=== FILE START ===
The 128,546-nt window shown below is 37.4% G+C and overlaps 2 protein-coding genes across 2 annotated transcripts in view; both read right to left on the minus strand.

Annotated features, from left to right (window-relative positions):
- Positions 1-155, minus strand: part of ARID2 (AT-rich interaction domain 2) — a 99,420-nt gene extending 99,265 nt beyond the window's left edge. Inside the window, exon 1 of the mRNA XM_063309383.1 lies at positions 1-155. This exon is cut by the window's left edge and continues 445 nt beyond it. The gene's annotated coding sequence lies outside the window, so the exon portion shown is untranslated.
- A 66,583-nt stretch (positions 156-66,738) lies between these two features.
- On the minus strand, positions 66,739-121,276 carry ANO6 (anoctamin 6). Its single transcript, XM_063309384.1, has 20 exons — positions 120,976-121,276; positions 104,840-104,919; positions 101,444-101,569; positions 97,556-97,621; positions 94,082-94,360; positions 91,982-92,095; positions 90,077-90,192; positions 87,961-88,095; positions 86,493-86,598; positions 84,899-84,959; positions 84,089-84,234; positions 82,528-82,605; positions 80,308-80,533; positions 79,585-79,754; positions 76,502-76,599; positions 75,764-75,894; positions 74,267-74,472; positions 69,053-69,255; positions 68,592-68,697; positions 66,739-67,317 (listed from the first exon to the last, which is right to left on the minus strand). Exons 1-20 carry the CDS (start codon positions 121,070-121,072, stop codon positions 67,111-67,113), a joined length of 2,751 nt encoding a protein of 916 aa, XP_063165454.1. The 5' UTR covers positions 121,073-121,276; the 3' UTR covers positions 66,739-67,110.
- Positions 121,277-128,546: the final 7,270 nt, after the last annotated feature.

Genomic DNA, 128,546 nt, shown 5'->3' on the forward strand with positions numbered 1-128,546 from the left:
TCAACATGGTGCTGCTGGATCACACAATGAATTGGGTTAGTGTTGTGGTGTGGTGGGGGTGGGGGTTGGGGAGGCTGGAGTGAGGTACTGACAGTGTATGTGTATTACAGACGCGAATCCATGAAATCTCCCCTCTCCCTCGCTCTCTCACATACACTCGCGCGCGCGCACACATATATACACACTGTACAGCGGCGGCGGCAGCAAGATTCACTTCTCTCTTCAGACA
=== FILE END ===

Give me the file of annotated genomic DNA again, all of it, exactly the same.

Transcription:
The 128,546-nt window shown below is 37.4% G+C and overlaps 2 protein-coding genes across 2 annotated transcripts in view; both read right to left on the minus strand.

Annotated features, from left to right (window-relative positions):
- Positions 1-155, minus strand: part of ARID2 (AT-rich interaction domain 2) — a 99,420-nt gene extending 99,265 nt beyond the window's left edge. Inside the window, exon 1 of the mRNA XM_063309383.1 lies at positions 1-155. This exon is cut by the window's left edge and continues 445 nt beyond it. The gene's annotated coding sequence lies outside the window, so the exon portion shown is untranslated.
- A 66,583-nt stretch (positions 156-66,738) lies between these two features.
- On the minus strand, positions 66,739-121,276 carry ANO6 (anoctamin 6). Its single transcript, XM_063309384.1, has 20 exons — positions 120,976-121,276; positions 104,840-104,919; positions 101,444-101,569; positions 97,556-97,621; positions 94,082-94,360; positions 91,982-92,095; positions 90,077-90,192; positions 87,961-88,095; positions 86,493-86,598; positions 84,899-84,959; positions 84,089-84,234; positions 82,528-82,605; positions 80,308-80,533; positions 79,585-79,754; positions 76,502-76,599; positions 75,764-75,894; positions 74,267-74,472; positions 69,053-69,255; positions 68,592-68,697; positions 66,739-67,317 (listed from the first exon to the last, which is right to left on the minus strand). Exons 1-20 carry the CDS (start codon positions 121,070-121,072, stop codon positions 67,111-67,113), a joined length of 2,751 nt encoding a protein of 916 aa, XP_063165454.1. The 5' UTR covers positions 121,073-121,276; the 3' UTR covers positions 66,739-67,110.
- Positions 121,277-128,546: the final 7,270 nt, after the last annotated feature.

Genomic DNA, 128,546 nt, shown 5'->3' on the forward strand with positions numbered 1-128,546 from the left:
TCAACATGGTGCTGCTGGATCACACAATGAATTGGGTTAGTGTTGTGGTGTGGTGGGGGTGGGGGTTGGGGAGGCTGGAGTGAGGTACTGACAGTGTATGTGTATTACAGACGCGAATCCATGAAATCTCCCCTCTCCCTCGCTCTCTCACATACACTCGCGCGCGCGCACACATATATACACACTGTACAGCGGCGGCGGCAGCAAGATTCACTTCTCTCTTCAGACA